Not only does Goldman replicate his 10-year-old mind in Yvette, but he also gives her something he feels he didn’t quite have.
“I wish someone had told me that I could start doing other things,” he explained. “Adolescence to me was really scary and terrifying.”
Besides his own childhood, Goldman drew on various stories that address maturity as inspiration. He cites all the versions of “Peter Pan,” “Coraline,” the Broadway show “Hand to God,” and “Inside Out” as works that majorly influenced the show, not to mention an actual 3-D mirror maze with a talking bird outside that he saw in Ontario.
While “Yum Yum” is Goldman’s brainchild, it was Somoroff who, as the art director, made his vision a reality. From the handmade costumes to the dizzying but coordinated color scheme to the intricate set, Somoroff made sure every single visual aspect lined up with Goldman’s goals and cohered with the messages of the story.
Despite the randomness of the piece, there’s an eerie feeling of control throughout. A key part of the plot is that Yvette is trapped in a world dominated by the bird Erebos, and his subjects also enact their own physical control; Strings often manipulates people’s movement as if they are his own puppets, and the nameless dancer gracefully traps and disorients Yvette in impressive choreography that actress Alexa de la Cruz ’17 came up with herself.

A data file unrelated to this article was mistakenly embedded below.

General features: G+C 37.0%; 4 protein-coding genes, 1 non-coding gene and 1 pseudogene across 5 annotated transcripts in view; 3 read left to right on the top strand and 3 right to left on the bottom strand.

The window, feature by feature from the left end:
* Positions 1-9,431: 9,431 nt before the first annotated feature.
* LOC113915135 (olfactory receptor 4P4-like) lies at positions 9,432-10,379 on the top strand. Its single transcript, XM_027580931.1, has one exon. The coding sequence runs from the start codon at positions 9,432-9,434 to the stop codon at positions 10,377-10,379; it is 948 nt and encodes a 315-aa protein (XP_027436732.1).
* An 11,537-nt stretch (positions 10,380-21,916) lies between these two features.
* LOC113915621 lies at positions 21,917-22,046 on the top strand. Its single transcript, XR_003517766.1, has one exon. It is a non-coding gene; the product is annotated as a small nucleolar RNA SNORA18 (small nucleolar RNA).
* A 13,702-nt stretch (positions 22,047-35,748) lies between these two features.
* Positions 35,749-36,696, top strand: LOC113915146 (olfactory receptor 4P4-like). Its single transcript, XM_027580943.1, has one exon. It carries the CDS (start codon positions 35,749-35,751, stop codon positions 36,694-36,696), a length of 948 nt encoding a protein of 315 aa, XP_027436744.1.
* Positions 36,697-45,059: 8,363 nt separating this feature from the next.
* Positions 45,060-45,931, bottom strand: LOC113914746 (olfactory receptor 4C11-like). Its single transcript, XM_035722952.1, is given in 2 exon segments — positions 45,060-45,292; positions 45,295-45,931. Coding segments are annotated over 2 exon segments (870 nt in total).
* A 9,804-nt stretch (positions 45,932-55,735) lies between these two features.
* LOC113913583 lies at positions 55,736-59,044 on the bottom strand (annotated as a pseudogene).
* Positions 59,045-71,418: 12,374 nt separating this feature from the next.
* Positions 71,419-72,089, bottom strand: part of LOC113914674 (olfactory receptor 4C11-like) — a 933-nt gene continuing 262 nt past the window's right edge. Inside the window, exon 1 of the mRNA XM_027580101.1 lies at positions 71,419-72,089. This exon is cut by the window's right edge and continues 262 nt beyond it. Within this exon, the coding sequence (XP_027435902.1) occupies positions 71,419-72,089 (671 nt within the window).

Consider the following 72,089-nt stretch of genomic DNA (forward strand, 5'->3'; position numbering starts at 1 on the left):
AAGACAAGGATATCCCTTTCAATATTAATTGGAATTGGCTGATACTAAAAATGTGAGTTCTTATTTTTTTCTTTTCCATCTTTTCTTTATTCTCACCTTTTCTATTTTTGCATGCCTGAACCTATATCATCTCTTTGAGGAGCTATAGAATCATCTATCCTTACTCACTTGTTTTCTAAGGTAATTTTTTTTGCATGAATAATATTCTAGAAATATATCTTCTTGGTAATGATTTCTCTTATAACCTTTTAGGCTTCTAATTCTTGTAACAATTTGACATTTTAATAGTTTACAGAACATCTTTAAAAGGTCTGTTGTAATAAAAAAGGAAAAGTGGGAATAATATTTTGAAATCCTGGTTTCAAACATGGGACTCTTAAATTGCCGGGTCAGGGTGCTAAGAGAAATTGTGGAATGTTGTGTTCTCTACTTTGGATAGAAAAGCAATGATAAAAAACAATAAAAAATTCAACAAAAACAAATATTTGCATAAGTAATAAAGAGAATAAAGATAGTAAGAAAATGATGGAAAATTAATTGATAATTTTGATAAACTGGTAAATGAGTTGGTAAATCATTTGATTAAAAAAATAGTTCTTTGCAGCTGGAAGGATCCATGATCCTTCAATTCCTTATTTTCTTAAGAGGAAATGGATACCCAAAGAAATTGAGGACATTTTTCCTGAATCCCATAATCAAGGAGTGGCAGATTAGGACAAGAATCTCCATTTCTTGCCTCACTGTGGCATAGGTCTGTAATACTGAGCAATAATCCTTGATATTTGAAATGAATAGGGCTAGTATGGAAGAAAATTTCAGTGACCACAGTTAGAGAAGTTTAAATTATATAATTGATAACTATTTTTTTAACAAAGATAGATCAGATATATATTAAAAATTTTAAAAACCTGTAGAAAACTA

Not to mention that the audience itself is completely in the dark, disoriented after entering through a terrifying mirror maze.
“Everything is designed to reflect the insanity of this world, but also how controlled it was,” Somoroff said. “We had it on the stage and not in the house so we could control even the audience’s experience.”
Goldman echoed these sentiments.
“We wanted to remove them from Wesleyan, from Zelnick, from the ’92…and bring them into a place that they have never seen before,” he said.
If there’s anything that I can definitively say about “Yum Yum,” it’s that it’s something no one has ever seen before. Acid trip, psychadelic funhouse, creepy strobe-lit mirror maze, call it what you want. “Yum Yum” is an undeniably unique experience, and it’s both visually and mentally a dizzying and fascinating work of art.